The ICH E5 guidelines acknowledge that ethnic factors may not affect all drugs. Therefore, the guidelines recommend characterizing a drug’s potential sensitivity to ethnic factors regarding its PK, PD and therapeutic effects to determine the type of bridging study needed in a new region [2]. The guidelines specify a list of properties that would make a drug less likely to be sensitive to ethnic factors, such as minimal metabolism, high bioavailability/low susceptibility to dietary absorption effects, and little potential for food and drug interactions. As mentioned earlier, these properties are inherently related to almost all mAbs and make them less likely to be affected by ethnic differences. ICH E5 guidelines also state that in certain situations where a medicine under evaluation is categorized as ethnically insensitive and extrinsic factors in the two regions/countries are generally similar, extrapolation of clinical data might be feasible without a bridging study. Notwithstanding, pharmaceutical companies routinely carry out ­Ethnic Sensitivity Studies (ESS) for mAbs as a preemptive measure to comply with regulatory demands and facilitate their entrance into new markets, such as East Asia.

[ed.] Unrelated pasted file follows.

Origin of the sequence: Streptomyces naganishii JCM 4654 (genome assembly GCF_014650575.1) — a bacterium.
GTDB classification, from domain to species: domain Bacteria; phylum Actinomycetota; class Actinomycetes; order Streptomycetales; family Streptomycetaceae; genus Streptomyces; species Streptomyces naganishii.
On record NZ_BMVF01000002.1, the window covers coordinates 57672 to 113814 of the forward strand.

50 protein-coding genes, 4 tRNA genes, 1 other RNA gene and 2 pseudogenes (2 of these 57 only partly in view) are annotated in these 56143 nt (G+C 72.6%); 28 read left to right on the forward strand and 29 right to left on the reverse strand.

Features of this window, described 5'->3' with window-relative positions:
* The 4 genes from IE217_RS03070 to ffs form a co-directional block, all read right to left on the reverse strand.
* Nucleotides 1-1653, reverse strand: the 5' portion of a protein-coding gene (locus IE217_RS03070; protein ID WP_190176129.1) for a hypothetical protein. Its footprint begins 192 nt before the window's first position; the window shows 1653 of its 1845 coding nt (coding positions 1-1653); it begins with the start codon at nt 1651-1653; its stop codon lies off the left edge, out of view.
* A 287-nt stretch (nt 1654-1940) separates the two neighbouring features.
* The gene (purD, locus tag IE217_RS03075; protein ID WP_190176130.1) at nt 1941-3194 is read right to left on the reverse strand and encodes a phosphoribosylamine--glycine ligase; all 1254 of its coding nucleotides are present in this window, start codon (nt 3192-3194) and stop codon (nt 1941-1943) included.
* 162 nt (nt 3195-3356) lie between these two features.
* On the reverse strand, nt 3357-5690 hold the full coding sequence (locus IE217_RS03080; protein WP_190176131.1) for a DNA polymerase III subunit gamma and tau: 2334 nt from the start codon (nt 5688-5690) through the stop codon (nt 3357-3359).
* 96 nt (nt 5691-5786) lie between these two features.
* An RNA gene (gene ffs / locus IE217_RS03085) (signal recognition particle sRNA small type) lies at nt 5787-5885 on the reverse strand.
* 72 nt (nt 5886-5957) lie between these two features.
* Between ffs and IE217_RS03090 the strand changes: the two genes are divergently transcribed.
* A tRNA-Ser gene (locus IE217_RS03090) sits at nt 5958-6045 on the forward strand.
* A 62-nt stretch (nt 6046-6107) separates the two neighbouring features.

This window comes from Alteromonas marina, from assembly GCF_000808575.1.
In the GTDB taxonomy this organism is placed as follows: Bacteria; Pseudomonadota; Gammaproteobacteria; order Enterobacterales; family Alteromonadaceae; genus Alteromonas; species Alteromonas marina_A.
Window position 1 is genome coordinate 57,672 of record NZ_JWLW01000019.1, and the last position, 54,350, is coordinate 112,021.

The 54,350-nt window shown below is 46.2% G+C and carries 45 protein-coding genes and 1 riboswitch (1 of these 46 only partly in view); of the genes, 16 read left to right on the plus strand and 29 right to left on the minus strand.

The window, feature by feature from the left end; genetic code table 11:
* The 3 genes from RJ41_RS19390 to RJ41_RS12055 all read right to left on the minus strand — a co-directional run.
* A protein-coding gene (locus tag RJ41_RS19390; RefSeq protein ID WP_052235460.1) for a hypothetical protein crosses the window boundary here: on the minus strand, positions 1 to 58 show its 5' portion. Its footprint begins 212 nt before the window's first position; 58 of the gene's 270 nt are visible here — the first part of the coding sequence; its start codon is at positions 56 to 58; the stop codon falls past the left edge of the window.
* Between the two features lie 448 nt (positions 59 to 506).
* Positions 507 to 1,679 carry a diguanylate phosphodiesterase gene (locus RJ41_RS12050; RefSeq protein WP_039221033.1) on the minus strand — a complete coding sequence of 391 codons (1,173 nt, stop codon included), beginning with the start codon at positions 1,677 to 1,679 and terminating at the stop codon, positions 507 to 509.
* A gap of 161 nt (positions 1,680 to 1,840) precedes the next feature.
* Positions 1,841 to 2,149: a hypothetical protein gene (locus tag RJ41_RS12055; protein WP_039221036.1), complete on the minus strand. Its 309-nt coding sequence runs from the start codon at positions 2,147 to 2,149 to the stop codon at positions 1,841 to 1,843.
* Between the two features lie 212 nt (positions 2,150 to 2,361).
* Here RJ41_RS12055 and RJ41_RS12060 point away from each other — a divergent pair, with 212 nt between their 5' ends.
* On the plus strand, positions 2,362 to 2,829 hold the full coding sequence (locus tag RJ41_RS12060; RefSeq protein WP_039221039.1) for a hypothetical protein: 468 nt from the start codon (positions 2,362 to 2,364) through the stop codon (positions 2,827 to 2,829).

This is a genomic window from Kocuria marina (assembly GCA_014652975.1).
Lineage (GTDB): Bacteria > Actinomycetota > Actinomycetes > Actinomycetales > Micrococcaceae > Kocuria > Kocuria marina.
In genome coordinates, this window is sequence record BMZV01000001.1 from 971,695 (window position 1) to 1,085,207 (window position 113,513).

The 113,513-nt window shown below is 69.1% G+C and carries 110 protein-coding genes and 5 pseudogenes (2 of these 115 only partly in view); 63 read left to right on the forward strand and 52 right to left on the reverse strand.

Based on the currently available evidence, we believe that the decision to proceed with or without ESS should be evidence-based, considering available information on the reference drug rather than being a mandatory obligation in biosimilar development programmes. This perspective is grounded in the widely accepted principle that experience with the reference product serves as the cornerstone, and the primary objective of biosimilar development is to demonstrate that the purity, potency, safety and efficacy of the biosimilar are comparable to the reference product, rather than independently establishing the safety and effectiveness of the biosimilar [15]. In this context, we assess the feasibility of excluding ethnic sensitivity assessments such as dedicated phase I bridging trials from the clinical development programmes of biosimilar mAbs.